Blade (1998)

Posted in Reviews by - August 31, 2015
Blade (1998)

Judging by the hyper violence, the tortured antihero and the gruesome horror, it is abundantly clear that the story of vampire hunter Blade is comic book based. But this is much more than just an aggressive episode of Buffy: The Vampire Slayer. It’s more Batman than Dracula, and given how the film’s gothic style predates movies like The Matrix, you could argue that Norrington’s wild supernatural action film was something of a trendsetter.

This gripping nightmare possesses all the hallmarks of a long-running franchise with much of the film’s substance deriving from the personal demons of our hard-bitten hero. The bloodletting and kung fu fighting form ample deterrent from the story, and given that Snipes turns in such a strong and iconic performance, it would be hard to not think of this as the defining moment of his career.

Blade is a half-breed – both human and vampire – inhabiting all the superhuman characteristics of the blighters minus their weaknesses. He is conflicted about his inherited tendencies, so spends his time kicking and shooting a lot of vampires, assisted by Kris Kristofferson playing his physician and spiritual guide who also doesn’t much care for the creatures either. They’re everywhere, you see, and the half-breeds are the worst; particularly sinister psycho Stephen Dorff who intends to use Blade’s blood to resurrect the Blood God and become a super bad-ass, stealing Blade’s girl in the process.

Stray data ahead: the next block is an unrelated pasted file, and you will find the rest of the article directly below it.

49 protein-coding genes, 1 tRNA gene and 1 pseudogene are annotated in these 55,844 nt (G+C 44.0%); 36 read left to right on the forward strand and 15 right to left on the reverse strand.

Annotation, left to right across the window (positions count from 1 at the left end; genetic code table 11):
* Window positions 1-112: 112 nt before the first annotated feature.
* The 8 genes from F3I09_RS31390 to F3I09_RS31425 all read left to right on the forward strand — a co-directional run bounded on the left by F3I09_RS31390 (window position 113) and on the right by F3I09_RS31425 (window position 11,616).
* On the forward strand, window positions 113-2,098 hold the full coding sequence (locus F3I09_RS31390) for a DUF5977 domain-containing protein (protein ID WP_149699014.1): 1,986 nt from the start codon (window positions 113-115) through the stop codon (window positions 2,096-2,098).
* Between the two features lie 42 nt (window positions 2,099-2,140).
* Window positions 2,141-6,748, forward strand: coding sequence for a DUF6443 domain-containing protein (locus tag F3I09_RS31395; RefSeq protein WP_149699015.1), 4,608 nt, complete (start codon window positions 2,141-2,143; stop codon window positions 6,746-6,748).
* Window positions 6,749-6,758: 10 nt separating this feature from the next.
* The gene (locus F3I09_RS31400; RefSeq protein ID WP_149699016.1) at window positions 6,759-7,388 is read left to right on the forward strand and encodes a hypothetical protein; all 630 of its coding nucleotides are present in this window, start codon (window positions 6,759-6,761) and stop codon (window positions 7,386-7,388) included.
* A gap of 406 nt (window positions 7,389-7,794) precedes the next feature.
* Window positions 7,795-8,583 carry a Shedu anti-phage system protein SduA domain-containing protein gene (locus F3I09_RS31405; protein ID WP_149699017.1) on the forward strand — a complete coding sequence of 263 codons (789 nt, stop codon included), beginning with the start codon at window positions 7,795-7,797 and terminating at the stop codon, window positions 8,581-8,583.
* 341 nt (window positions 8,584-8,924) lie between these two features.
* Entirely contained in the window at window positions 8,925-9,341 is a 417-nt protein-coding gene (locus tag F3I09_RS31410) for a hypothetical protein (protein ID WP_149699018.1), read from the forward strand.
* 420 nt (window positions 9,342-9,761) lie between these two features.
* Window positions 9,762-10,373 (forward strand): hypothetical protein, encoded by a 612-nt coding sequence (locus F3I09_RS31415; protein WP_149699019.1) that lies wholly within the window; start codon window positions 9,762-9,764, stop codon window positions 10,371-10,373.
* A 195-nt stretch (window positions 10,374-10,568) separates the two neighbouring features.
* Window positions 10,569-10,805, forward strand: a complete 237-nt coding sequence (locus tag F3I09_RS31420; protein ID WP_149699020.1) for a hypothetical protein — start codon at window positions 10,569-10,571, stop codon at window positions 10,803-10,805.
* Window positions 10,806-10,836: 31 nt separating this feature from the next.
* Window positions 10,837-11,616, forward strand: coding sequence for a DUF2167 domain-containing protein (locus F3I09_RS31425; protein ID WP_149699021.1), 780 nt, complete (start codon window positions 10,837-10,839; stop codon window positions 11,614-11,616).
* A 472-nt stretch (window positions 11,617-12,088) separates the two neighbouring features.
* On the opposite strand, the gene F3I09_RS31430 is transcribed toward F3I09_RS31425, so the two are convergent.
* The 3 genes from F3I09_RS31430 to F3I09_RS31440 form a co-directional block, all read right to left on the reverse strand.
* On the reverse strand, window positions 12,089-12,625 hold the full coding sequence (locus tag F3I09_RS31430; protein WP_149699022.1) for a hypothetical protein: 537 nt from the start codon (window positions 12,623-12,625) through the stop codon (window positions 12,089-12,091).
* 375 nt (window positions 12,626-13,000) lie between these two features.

The film is aesthetically dark with a steady pace which steers proceedings along nicely. From a martial arts point of view, Blade can be sited as the moment Hollywood fully realised the mass appeal of strong and exciting fight choreography, and a plethora of superhero films would follow suitably in its wake.

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